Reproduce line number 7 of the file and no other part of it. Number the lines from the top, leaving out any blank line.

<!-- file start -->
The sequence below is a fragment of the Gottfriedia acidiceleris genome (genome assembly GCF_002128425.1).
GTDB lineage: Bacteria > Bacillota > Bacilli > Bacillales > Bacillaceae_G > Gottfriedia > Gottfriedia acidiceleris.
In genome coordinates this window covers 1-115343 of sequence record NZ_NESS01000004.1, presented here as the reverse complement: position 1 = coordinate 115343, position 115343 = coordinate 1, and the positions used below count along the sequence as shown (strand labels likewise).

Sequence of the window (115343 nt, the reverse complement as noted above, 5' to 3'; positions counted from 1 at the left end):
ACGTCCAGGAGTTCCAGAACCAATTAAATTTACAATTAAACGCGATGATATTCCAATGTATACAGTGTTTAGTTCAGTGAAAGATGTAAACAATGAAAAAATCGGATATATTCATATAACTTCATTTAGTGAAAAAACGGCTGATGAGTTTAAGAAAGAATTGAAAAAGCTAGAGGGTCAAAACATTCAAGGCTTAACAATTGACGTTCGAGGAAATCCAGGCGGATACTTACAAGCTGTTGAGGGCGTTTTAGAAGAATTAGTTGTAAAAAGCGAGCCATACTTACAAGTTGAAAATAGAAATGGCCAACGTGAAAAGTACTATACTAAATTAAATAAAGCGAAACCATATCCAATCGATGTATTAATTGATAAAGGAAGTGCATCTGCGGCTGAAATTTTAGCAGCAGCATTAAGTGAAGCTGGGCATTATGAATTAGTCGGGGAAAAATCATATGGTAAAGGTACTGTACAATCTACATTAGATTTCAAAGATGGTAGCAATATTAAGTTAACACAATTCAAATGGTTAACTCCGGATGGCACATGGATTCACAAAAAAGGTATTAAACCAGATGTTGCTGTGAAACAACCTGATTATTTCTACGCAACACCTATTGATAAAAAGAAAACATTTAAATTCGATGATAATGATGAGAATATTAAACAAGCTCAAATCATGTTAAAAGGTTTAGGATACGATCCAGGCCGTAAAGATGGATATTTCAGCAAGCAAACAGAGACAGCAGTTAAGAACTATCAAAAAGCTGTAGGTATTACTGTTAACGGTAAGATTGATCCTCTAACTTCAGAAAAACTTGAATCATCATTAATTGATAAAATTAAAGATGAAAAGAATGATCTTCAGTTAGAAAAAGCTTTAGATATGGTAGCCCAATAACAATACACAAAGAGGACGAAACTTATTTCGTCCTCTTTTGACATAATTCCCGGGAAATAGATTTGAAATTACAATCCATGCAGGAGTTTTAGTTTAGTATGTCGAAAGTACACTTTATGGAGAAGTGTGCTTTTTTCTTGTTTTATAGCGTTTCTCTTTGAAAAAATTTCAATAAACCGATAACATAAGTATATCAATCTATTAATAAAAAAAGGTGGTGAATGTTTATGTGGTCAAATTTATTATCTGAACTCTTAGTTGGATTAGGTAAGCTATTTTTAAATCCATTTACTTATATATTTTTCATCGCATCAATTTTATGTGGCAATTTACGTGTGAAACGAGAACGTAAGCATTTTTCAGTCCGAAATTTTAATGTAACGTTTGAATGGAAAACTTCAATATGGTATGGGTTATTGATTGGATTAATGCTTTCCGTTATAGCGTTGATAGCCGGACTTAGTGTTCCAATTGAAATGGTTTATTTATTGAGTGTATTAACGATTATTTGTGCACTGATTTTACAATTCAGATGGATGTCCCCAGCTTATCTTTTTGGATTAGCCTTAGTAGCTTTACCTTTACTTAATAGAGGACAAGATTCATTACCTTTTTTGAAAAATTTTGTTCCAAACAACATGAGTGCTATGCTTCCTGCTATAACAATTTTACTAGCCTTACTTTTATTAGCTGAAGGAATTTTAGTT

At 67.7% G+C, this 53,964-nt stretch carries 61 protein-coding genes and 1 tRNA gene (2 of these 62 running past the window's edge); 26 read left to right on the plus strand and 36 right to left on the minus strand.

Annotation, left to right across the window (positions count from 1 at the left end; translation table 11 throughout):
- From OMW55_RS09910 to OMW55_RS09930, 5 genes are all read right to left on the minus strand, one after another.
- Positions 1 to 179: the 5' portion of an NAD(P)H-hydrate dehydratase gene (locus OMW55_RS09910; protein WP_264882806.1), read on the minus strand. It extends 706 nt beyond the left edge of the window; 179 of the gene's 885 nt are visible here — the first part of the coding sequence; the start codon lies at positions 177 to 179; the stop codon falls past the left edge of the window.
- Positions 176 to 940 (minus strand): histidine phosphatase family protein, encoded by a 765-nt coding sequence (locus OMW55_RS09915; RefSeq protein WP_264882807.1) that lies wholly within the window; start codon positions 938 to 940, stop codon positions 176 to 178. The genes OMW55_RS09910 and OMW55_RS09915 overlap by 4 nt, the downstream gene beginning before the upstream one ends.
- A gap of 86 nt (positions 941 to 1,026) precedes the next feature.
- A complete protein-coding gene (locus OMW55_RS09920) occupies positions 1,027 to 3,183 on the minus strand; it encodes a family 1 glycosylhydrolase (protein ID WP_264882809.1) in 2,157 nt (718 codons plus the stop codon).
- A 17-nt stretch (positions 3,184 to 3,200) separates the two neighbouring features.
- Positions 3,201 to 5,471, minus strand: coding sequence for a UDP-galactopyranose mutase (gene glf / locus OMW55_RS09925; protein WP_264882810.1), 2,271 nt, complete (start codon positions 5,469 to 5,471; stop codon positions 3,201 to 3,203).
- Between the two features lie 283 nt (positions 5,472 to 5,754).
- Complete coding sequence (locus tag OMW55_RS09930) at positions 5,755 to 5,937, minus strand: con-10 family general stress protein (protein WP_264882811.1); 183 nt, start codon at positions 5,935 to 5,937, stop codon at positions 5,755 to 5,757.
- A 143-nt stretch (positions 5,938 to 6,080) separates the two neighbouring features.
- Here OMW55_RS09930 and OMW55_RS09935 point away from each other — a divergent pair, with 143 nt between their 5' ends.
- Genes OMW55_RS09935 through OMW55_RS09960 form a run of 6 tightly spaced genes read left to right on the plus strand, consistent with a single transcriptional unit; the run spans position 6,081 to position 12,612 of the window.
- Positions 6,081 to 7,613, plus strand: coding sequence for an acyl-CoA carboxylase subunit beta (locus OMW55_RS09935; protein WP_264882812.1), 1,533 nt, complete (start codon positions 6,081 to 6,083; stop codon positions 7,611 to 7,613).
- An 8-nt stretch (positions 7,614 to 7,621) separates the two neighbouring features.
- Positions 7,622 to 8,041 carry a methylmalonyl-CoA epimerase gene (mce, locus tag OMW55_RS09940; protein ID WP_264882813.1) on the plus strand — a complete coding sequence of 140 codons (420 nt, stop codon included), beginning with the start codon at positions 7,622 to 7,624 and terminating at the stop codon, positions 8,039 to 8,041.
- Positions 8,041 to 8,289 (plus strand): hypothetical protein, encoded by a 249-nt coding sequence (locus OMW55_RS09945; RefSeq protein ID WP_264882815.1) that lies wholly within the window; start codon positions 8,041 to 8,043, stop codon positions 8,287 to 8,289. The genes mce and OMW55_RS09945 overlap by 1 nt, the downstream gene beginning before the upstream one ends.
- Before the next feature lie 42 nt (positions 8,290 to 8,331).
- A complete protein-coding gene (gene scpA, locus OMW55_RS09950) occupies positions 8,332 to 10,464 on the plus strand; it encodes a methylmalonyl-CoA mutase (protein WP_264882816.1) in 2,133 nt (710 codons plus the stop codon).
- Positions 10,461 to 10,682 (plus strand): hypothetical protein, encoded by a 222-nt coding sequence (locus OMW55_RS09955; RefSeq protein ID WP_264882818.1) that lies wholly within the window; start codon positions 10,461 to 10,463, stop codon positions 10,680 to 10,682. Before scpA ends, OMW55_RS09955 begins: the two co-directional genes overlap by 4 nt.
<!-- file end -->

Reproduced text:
Annotation, left to right across the window (positions count from 1 at the left end; translation table 11 throughout):